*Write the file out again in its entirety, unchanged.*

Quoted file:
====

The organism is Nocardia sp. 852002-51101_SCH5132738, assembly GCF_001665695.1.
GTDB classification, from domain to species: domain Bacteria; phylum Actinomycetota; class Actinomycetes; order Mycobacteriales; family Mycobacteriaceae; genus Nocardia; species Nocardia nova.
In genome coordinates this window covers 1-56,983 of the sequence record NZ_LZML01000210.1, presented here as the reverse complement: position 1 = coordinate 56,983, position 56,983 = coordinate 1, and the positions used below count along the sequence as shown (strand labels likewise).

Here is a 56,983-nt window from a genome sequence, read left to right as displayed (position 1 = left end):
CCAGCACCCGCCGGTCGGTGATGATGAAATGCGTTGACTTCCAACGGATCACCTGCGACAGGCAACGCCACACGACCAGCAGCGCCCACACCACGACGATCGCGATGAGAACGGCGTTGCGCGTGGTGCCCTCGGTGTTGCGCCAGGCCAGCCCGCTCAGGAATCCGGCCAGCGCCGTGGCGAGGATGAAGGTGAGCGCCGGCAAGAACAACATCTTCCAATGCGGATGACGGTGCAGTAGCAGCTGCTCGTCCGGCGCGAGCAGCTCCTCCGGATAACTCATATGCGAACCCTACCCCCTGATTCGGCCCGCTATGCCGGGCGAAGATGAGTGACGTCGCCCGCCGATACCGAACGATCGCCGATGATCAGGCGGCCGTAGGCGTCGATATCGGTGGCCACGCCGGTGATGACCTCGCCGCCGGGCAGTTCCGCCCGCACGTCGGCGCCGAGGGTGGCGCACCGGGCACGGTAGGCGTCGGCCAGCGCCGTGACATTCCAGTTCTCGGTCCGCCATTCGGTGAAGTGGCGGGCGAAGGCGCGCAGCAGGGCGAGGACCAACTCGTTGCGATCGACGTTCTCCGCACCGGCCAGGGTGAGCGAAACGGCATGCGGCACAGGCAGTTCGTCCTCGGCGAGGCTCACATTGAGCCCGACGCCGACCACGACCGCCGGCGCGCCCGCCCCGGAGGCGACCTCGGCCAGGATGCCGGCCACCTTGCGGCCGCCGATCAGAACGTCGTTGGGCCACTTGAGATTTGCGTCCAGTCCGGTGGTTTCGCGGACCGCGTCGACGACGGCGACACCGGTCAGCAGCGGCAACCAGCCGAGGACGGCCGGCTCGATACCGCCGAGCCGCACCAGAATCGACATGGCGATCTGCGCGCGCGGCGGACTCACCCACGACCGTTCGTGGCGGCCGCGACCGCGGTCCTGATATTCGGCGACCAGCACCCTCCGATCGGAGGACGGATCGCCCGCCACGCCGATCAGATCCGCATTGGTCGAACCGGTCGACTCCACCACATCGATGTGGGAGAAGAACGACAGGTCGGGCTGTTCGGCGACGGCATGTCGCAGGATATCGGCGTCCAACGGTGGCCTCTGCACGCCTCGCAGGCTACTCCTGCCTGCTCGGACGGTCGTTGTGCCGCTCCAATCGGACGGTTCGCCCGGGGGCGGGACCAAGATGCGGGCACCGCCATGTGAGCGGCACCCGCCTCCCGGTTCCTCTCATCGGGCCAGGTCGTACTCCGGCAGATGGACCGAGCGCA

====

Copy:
The organism is Nocardia sp. 852002-51101_SCH5132738, assembly GCF_001665695.1.
GTDB classification, from domain to species: domain Bacteria; phylum Actinomycetota; class Actinomycetes; order Mycobacteriales; family Mycobacteriaceae; genus Nocardia; species Nocardia nova.
In genome coordinates this window covers 1-56,983 of the sequence record NZ_LZML01000210.1, presented here as the reverse complement: position 1 = coordinate 56,983, position 56,983 = coordinate 1, and the positions used below count along the sequence as shown (strand labels likewise).

Here is a 56,983-nt window from a genome sequence, read left to right as displayed (position 1 = left end):
CCAGCACCCGCCGGTCGGTGATGATGAAATGCGTTGACTTCCAACGGATCACCTGCGACAGGCAACGCCACACGACCAGCAGCGCCCACACCACGACGATCGCGATGAGAACGGCGTTGCGCGTGGTGCCCTCGGTGTTGCGCCAGGCCAGCCCGCTCAGGAATCCGGCCAGCGCCGTGGCGAGGATGAAGGTGAGCGCCGGCAAGAACAACATCTTCCAATGCGGATGACGGTGCAGTAGCAGCTGCTCGTCCGGCGCGAGCAGCTCCTCCGGATAACTCATATGCGAACCCTACCCCCTGATTCGGCCCGCTATGCCGGGCGAAGATGAGTGACGTCGCCCGCCGATACCGAACGATCGCCGATGATCAGGCGGCCGTAGGCGTCGATATCGGTGGCCACGCCGGTGATGACCTCGCCGCCGGGCAGTTCCGCCCGCACGTCGGCGCCGAGGGTGGCGCACCGGGCACGGTAGGCGTCGGCCAGCGCCGTGACATTCCAGTTCTCGGTCCGCCATTCGGTGAAGTGGCGGGCGAAGGCGCGCAGCAGGGCGAGGACCAACTCGTTGCGATCGACGTTCTCCGCACCGGCCAGGGTGAGCGAAACGGCATGCGGCACAGGCAGTTCGTCCTCGGCGAGGCTCACATTGAGCCCGACGCCGACCACGACCGCCGGCGCGCCCGCCCCGGAGGCGACCTCGGCCAGGATGCCGGCCACCTTGCGGCCGCCGATCAGAACGTCGTTGGGCCACTTGAGATTTGCGTCCAGTCCGGTGGTTTCGCGGACCGCGTCGACGACGGCGACACCGGTCAGCAGCGGCAACCAGCCGAGGACGGCCGGCTCGATACCGCCGAGCCGCACCAGAATCGACATGGCGATCTGCGCGCGCGGCGGACTCACCCACGACCGTTCGTGGCGGCCGCGACCGCGGTCCTGATATTCGGCGACCAGCACCCTCCGATCGGAGGACGGATCGCCCGCCACGCCGATCAGATCCGCATTGGTCGAACCGGTCGACTCCACCACATCGATGTGGGAGAAGAACGACAGGTCGGGCTGTTCGGCGACGGCATGTCGCAGGATATCGGCGTCCAACGGTGGCCTCTGCACGCCTCGCAGGCTACTCCTGCCTGCTCGGACGGTCGTTGTGCCGCTCCAATCGGACGGTTCGCCCGGGGGCGGGACCAAGATGCGGGCACCGCCATGTGAGCGGCACCCGCCTCCCGGTTCCTCTCATCGGGCCAGGTCGTACTCCGGCAGATGGACCGAGCGCA